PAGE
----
# Reflection at parabola with GA

Hello!

I’m 1/2 year into GA now, amazed, overwhelmed, confused (GA, PGA, CGA?). GA highly inspires me, and besides Infinitesimals/Hyperreal Numbers/Surreal Numbers, it is one of the things in Math that I always missed in school and university, that just felt like it had to be there, but noone could tell or point to; and that I finally found.

I could think of a gazillion problems that seem to be easy with or lending themselves to GA, but as a starter I want to tackle a single problem to learn to do “real” problems with GA.

I wonder how one would model the reflection of lines going through a point (“source”) at a parabola.

First I would like to solve the the obvious case: Source at focus of the parabola.

Then I’d like to look into other source points, going on with other curves that act as reflector. Then I’d like to look into the “density” of lines, and even something like incidence angle (at an intersection), occlusion (Heaviside function), variation of parameters, 3D case…

Uses could be modeling a lamp like a Poul Henningsen PH 5, or a Wolter telescope.

Things where I am stuck/unsure and need help:

• Which GA is best suited (for the 2D case, later maybe 3D)
• How do I describe a curve or function in GA? Parabola, standard form, rotation?
• How do reflect at a curve? Would of course need the tangent at the point of reflection…
• The source is a pencil of lines, which has a known representation in some GA’s, and if it is at the focus of the parabola, the outcome has to be a pencil of lines though some point at infinity (parallel) lines. But I’m not sure if the density is uniform, and how to analyse that. Of course in a more general case the outcome is more complicated.
• How do I analyse/model different densities of pencils?

Any pointers to papers, videos, presentation, books etc. are highly welcome, along of course explanations of actual steps.

I find tons of theoretic material regarding basics and properties of GA, but miss the actual practical examples.

@Egbert This is an interesting question!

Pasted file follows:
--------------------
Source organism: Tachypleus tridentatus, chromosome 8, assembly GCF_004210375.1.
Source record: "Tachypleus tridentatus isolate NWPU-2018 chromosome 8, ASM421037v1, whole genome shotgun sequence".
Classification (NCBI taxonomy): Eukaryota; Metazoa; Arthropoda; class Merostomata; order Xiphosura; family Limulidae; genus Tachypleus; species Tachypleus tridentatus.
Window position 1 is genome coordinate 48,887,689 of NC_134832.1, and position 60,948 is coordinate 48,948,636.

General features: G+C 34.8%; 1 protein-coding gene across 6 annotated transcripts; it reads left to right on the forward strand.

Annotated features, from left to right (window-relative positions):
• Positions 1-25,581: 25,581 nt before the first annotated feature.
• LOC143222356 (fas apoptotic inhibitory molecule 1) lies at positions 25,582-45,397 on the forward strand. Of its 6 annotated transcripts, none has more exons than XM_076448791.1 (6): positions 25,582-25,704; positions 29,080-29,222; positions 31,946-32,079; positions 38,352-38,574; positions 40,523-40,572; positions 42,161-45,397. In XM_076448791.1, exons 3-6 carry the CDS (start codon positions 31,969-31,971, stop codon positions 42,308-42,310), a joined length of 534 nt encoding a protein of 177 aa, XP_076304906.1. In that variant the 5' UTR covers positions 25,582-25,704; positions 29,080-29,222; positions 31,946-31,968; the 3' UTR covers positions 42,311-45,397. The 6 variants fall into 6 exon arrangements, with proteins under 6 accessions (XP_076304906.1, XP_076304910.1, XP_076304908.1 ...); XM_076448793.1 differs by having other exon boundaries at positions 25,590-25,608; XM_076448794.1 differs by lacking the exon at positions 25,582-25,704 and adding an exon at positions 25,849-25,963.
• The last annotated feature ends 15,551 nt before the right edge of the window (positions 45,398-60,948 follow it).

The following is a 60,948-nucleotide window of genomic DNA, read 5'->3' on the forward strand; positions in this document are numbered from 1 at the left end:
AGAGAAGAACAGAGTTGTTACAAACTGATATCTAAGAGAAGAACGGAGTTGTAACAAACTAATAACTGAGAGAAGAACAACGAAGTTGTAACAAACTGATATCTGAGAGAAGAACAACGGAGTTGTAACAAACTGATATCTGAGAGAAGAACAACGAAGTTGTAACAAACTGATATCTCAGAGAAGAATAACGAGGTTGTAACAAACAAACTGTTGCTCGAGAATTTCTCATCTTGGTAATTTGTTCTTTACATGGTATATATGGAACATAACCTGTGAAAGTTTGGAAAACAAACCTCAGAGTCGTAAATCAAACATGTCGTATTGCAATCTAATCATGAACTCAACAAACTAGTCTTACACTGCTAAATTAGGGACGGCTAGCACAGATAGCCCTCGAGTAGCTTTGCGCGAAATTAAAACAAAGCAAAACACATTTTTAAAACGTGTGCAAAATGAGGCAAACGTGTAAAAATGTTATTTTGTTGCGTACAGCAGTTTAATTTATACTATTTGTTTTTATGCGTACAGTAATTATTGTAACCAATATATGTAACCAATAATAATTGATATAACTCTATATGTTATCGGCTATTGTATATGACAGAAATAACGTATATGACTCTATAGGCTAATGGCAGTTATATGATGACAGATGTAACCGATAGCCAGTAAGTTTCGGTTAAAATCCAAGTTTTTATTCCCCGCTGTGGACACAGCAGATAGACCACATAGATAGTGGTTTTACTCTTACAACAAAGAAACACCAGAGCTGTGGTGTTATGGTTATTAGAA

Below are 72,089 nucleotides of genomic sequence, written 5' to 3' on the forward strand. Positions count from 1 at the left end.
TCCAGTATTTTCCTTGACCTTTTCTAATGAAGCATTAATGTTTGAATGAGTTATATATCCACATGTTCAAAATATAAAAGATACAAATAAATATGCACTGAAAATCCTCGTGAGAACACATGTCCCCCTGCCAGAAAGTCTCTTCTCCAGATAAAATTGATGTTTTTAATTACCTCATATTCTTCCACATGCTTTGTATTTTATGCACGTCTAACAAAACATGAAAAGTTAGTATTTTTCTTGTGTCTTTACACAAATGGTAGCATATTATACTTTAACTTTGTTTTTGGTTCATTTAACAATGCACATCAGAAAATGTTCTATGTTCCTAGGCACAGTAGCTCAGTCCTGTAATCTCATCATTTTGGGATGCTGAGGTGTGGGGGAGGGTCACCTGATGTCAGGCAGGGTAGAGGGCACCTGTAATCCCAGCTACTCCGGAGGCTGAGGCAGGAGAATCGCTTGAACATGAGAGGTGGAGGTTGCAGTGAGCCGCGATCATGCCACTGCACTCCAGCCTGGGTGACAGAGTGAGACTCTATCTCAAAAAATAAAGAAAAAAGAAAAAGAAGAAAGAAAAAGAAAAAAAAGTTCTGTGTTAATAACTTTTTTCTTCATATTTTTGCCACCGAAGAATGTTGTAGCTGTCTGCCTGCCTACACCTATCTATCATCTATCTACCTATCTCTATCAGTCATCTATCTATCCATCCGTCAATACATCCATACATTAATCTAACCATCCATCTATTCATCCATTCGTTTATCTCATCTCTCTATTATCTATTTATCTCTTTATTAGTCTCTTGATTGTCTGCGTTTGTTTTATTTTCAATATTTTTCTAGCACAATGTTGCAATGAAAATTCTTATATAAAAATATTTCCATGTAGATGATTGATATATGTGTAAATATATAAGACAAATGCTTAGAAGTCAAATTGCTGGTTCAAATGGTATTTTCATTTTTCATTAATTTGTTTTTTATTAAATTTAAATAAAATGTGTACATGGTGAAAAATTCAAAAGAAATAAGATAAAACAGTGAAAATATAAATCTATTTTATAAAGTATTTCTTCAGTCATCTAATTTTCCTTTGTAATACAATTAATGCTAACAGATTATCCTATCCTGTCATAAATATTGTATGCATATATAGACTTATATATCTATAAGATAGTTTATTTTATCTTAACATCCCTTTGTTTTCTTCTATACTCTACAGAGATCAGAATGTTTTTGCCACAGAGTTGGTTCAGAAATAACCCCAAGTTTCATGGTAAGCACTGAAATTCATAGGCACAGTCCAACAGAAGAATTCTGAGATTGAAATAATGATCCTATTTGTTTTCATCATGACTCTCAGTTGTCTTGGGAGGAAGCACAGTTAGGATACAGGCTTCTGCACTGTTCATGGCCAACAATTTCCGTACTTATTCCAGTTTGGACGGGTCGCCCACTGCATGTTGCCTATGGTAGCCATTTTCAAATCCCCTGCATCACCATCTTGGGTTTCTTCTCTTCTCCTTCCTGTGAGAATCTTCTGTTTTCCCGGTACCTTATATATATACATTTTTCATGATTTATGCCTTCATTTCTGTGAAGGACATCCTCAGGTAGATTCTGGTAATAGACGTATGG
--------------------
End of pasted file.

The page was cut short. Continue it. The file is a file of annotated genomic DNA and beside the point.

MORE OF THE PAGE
I think that 2D euclidean PGA is a good tool for solving it.

I’ve written a ganja demo that carries out the reflection of a line pencil in a parabola in this context.

Here’ll I’ll give a sketch of the ideas behind the code. You can look at the source code for the details.

For simplicity assume the parabola C is the standard one y = x^2. Parametrize it as C(t) = e_{12} + t e_{20} + t^2 e_{01}. For future reference, compute the derivative \dot{C}(t) = e_{20} + 2t e_{01}.

Let m be a line in the line pencil centered at P (or "the line pencil in P"). Let M be an intersection of m with C. Given M, it is easy to find the unique t satisfying C(t) = M. Then the tangent line t_M at M is given by the join of the point with the direction of movement at the point: t_M = C(t) \vee \dot{C}(t) (= -2t e_{1} + e_2 + t^2 e_{0}).

With t_M in hand, the reflection of m in t_M is given by the sandwich t_M m t_M, and ganja does the rest.

1 Like

June 7, 2021: I’ve added color coding to the demo. Each line in the pencil is assigned a color between red and blue. Then the geometry associated to that line (intersection points with parabola, their tangent lines, and the reflected lines) are drawn with the same color.

In general, such a reflected line pencil is called a caustic curve with respect to the reflecting curve. This curve is naturally in line-wise form (as described above). But like every well-behaved curve, it also has a point-wise form. I’ve implemented an approximation to this point-wise caustic, obtained by intersecting consecutive lines of the line-wise caustic. The exact point-wise curve is obtained by the wedge product r(t) \wedge \dot{r}(t) where r(t) is the line-wise form. In general r(t) \wedge \dot{r}(t) is the instantaneous center of rotation of a line-wise curve r(t), just as C(t) \vee \dot{C}(t) is the instantaneous line of motion of a point-wise curve C(t).)

Exercise: Use the automatic differentiation feature of euclidean PGA to replace the approximate caustic curve with the exact caustic curve.

1 Like